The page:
Even though this assignment was part of the Observations class, I feel like it still applies in many senses to our Spaces class. It creates a sense of space through the microscopic scale that we view objects in. It creates a different world; we see things that we don't normally see. We gain entry to this secret part of an object that our naked eye doesn't possess the capability to view.
We act too impulsively....start painting/drawing/cutting/manipulating before even listening...
We lose touch with the environment and the world around us.
We observe things but are we observant? It takes practice/time/willpower to not become numb to the objects and surroundings that are all around us. But if we don't pay attention, what purpose do we have for creating/visualizing/commenting on the world around us?
1. "Wandering Soul" // Kristina Wennergren
2. "Lux 1, 2, 3, 4" // Brian Eno
3. "Book of Sound" // Herbert Henck
4. "24 Postcards in Full Color" // Max Richter
5. "Saman", "Without Sinking" // Hillar Gudnadottir
6. "Approaching Silence" // David Sylvian
7. "Music for a Large Ensemble" // Steve Reich
Absence and Presence
"Wherever I am, I am what is missing" - Mark Strand
"You know that its happening when you're no longer bored by the absence of the spectacular" - Robert Hughes
"Fundamental equation of our lives is absence and presence" - Maria Relka
absence · [ab-suh ns]
1. state of being away or not being present
2. period of being away
3. failure to attend or appear when expected.
4. lack; deficiency
5. inattentiveness; preoccupation
Is it really a deficiency or a lack of something? The space which is absent is sometimes as full or even more occupied than what is actually present. Whatever is not there at that moment is absent, but it still holds the memories, emotions, history, motion, and presence of the past. We can't see it physically, but we can sense it sometimes even more so than what is actually present.
presence · [prez-uh ns]
1.the state or fact of being present, as with others or in a place.
2.attendance or company
3.immediate vicinity; proximity
4.the military or economic power of a country as reflected abroad by the stationing of its troops, sale of its goods, etc.
5.Chiefly British. the immediate personal vicinity of a great person age giving audience or reception
6.the ability to project a sense of ease, poise, or self-assurance,especially the quality or manner of a person's bearing before an audience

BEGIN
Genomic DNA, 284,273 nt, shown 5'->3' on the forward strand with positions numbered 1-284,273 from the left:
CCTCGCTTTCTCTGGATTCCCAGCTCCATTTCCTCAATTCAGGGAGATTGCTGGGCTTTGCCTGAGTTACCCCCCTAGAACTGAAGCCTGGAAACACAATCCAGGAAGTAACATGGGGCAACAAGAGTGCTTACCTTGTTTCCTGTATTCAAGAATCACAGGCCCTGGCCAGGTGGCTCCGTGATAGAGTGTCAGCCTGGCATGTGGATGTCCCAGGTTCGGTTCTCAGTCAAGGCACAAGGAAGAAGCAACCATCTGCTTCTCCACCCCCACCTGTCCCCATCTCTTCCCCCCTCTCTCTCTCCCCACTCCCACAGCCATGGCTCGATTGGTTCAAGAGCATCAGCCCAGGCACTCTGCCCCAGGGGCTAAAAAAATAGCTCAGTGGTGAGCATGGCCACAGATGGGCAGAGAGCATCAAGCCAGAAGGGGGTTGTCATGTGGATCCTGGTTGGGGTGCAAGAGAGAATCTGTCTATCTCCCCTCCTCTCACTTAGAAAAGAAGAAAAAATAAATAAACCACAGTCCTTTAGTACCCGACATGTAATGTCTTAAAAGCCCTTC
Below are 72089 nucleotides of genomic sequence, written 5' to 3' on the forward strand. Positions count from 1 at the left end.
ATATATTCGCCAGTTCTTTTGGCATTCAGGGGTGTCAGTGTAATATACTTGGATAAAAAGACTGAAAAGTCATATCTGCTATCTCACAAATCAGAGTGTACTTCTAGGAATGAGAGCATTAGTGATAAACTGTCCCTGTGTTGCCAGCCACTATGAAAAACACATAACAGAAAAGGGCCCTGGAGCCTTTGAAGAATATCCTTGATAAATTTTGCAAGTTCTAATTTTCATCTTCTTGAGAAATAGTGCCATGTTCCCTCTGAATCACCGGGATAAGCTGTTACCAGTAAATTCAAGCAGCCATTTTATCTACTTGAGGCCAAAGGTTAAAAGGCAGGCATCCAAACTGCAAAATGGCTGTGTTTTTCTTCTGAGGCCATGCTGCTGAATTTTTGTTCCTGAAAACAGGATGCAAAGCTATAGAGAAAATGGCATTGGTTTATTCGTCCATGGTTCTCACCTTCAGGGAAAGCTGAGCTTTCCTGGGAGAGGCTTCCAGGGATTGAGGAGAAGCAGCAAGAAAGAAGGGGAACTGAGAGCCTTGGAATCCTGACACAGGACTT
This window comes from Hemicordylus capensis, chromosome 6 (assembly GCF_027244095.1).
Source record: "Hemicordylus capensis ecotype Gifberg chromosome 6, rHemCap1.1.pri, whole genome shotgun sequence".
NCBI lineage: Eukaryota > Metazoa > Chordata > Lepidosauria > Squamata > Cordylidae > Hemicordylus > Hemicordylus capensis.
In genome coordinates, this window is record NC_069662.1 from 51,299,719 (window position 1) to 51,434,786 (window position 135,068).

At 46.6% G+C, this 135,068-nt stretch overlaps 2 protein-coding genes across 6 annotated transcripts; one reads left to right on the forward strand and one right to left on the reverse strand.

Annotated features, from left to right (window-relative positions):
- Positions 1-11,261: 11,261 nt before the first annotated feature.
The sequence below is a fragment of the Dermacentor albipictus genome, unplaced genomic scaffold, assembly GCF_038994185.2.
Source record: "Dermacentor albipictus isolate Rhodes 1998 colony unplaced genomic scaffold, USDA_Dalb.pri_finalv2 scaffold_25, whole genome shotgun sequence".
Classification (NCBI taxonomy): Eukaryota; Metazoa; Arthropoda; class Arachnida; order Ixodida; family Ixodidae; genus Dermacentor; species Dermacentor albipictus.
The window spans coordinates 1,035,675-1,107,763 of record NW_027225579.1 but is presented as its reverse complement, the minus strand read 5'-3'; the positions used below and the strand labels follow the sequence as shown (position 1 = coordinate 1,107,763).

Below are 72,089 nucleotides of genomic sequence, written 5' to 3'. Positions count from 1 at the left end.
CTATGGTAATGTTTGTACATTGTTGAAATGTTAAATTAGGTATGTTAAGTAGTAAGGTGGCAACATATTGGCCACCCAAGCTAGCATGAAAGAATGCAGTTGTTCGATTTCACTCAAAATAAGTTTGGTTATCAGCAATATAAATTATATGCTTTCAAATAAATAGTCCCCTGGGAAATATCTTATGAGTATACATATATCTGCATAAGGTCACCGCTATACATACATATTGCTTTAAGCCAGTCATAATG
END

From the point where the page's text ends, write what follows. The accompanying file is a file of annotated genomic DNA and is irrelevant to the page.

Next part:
7.personal appearance or bearing, especially of a dignified or imposing kind
For our second destruction/construction/rearranging of the room, we took our organized chaos and transformed it into a strict and linear space with chairs in rows, color organized, and everything in its place. The room became the “art court” with tables stacked together and the stairs leading up to the “court panel”. It completely transformed the room – did not even feel like the same space, really – which wasn’t necessarily a bad thing…just different. It became what it was missing, filled in the “missing” spaces that were previously filled with chairs, tables, and other objects. The room will never be the same at any given time. A chair will shift, the air will circulate differently, people will walk in and out, leaving dirt, footprints, their scent behind. Each second it is changing, even the air itself is different. If we hadn’t changed the room at all, the space would have still been transformed.
When we completely destroyed/rearranged/altered/transformed the classroom space today, the entire emotion and flow of the room was changed. The room before was stuffy; chairs which were continuously in the same place – a traditional circle where we would all sit for class. The windows were covered with incredibly dusty and suffocating covers, which not only muted the room, filtering the source of light coming in, but also simultaneously added to the coldness of the room.
The first step we took in changing the room was to throw all the chairs in a pile – chaotically and haphazardly placed – they looked like they could fall at any moment but also were beautiful in the sense that each had a spot that not only allowed it to maintain its stability but supported the structure as a whole and all the other chairs that were a part of it.
We also attacked the walls with blue painter’s tape. Stars, horizontal lines, body outlines, urinals, and words were created on the walls and floor which helped merge the separation between the two. Tables were also shifted and chairs taped to the top. There was a sense of chaos and destruction, yet also of creation and beauty. Everything was placed with a purpose rather than just being thrown into a convenient place or what was considered a “normal” configuration for the room. Even the air space was utilized with a bucket hung from a string. All elements served to unify the space into one cohesive plane rather than a fragmented three dimensional space.
The space we live in affects us all differently – whether our mood, our inspiration, whatever.
Examples of space:
Feng shui || “balancing the energies of space”